Physical Features.—The character of the Algerian coast is severe and inhospitable. The western half is bordered by a hilly rampart, broken only here and there, in the bays where the larger streams find their outlet, by flat and sandy plains. Between Dellys and Philippeville high mountains rise almost sheer from the sea, leaving only a narrow strip of beach. East of Philippeville the mountains recede from the coast, and the rampart of hills reappears. Only between Bona and La Calle is the general character of the sea-board low and sandy. Save near the towns and in the cultivated district of Kabylia, the coast is bare and uninhabited; and in spite of numerous indentations, of which the most important going from west to east are the Gulf of Oran, the Gulf of Arzeu, the Bay of Algiers, and the gulfs of Bougie, Stora and Bona, there are few good harbours. From time immemorial, indeed, this coast has had an evil reputation among mariners, quite apart from the pirates who for centuries made it the base of their depredations. A violent current, starting from the Straits of Gibraltar, rushes eastward along the shore, and, hurled back from the headlands, is deflected to the West. In summer the east wind brings dense and sudden fogs; while in winter the northerly gales blow straight into the mouths of the harbours. In these circumstances navigation is especially perilous for sailing craft. The terrors of this “savage sea and inhospitable shore,” once described by Sallust, have, however, been greatly mitigated by the introduction of steam, the improvement of the harbours, and the establishment by the French government of an excellent system of lighthouses.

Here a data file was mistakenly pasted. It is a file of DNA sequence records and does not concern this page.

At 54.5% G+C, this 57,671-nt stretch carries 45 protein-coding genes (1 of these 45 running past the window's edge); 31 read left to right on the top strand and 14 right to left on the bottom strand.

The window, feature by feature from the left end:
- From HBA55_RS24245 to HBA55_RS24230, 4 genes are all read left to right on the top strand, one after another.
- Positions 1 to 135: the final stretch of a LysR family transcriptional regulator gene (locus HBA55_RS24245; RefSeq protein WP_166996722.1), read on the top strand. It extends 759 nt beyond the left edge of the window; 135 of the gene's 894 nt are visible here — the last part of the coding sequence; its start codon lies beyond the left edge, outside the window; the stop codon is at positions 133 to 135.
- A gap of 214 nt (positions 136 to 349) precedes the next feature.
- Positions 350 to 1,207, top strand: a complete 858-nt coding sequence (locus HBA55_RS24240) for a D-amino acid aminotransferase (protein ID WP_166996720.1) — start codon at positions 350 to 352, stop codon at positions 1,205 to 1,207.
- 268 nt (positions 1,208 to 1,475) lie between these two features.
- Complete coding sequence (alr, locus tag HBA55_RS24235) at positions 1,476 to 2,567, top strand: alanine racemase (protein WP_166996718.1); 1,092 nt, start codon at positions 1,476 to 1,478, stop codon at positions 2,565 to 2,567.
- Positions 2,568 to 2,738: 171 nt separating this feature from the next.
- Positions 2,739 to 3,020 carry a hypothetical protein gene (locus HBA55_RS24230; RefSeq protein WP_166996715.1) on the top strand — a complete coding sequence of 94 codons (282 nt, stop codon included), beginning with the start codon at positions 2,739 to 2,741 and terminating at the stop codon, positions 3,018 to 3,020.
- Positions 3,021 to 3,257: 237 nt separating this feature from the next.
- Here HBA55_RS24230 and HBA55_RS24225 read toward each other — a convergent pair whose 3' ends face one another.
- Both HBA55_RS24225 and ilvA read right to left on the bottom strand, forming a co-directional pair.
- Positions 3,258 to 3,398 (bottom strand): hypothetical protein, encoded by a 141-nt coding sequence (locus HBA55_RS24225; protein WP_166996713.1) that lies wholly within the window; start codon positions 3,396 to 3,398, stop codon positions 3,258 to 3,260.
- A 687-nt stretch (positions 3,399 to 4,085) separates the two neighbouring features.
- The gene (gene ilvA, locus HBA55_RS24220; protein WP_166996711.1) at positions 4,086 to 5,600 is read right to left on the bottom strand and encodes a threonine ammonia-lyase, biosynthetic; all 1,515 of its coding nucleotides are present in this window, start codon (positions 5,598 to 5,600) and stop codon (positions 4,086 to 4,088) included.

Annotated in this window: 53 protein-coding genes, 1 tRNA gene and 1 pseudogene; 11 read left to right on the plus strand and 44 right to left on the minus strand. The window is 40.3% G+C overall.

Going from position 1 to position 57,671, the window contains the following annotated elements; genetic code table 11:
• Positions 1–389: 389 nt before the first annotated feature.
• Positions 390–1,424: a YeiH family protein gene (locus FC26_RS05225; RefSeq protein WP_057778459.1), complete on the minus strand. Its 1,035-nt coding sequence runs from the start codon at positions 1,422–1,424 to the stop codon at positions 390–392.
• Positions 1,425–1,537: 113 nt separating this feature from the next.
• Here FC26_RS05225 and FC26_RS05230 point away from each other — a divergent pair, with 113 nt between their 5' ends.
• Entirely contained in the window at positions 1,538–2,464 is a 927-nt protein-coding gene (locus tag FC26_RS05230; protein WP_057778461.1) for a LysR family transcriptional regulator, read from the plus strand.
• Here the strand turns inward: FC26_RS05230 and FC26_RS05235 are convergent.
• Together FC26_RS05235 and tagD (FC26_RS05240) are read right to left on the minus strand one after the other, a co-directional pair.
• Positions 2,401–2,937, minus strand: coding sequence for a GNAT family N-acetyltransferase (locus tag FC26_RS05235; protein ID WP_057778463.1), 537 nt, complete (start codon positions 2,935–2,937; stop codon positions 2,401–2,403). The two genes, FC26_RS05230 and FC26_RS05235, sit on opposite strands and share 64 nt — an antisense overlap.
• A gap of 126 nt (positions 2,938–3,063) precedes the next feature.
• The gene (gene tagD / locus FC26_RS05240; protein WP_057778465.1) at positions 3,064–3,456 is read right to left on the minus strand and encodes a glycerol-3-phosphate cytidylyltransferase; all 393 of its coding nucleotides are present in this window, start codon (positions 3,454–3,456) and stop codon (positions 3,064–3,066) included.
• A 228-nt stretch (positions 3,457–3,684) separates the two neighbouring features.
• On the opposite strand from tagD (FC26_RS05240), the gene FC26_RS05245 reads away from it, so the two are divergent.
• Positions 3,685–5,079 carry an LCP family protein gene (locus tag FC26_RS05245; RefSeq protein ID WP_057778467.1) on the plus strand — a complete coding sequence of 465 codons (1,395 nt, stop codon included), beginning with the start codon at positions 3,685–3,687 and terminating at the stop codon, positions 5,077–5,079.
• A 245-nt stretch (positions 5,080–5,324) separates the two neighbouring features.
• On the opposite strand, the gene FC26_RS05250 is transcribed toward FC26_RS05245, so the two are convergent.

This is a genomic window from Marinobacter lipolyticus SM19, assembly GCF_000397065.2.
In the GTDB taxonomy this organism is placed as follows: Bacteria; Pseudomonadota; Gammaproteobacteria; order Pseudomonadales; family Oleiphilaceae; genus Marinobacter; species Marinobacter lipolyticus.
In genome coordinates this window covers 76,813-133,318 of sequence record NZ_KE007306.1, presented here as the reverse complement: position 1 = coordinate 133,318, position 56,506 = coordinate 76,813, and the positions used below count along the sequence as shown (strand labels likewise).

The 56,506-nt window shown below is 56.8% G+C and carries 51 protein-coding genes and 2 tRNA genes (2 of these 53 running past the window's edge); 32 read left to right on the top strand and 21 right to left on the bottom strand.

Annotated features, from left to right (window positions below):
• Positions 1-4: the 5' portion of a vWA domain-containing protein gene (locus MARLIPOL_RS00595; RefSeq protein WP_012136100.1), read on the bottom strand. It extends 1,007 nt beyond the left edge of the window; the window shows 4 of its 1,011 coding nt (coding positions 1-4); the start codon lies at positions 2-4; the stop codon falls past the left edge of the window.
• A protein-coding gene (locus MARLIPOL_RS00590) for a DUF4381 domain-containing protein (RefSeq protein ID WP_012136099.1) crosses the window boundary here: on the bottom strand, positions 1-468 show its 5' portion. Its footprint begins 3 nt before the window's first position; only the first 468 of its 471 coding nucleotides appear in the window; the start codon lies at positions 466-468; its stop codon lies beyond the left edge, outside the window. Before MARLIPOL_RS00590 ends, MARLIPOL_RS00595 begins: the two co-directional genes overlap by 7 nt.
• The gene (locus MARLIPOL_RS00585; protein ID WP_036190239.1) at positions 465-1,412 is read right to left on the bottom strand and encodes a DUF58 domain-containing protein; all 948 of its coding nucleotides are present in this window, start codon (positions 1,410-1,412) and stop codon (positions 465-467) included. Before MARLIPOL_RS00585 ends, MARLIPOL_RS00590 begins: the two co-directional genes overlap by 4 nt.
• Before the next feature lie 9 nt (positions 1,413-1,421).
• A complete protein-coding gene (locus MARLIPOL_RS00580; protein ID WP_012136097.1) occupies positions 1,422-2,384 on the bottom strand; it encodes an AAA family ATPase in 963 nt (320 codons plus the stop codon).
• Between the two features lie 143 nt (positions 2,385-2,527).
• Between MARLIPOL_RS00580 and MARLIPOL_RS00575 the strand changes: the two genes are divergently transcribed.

Southward from the sea the country falls naturally into three divisions, clearly distinguished by their broad physical characteristics. The healthy, and on the whole fertile coast region, from 50 to 100 m. in width, is known, as in Morocco and Tunisia, as the Tell (Arabic for “hill”). It is a mountainous country intersected with rocky canons and fertile valleys, which occasionally broaden out into alluvial plains like that of the Shelif, or the Metija near Algiers, or those in the neighbourhood of Oran and Bona. Behind the Tell is a lofty table-land with an average elevation of 3000 ft., consisting of vast plains, for the most part arid or covered with esparto grass, in the depressions of which are great salt lakes and swamps (Arabic, shats) fed by streams which can find no outlet to the sea through the encircling hills. To the south this region is divided by the Great Atlas from the deserts of the Sahara, with its oases, in which the boundary of Algeria is lost.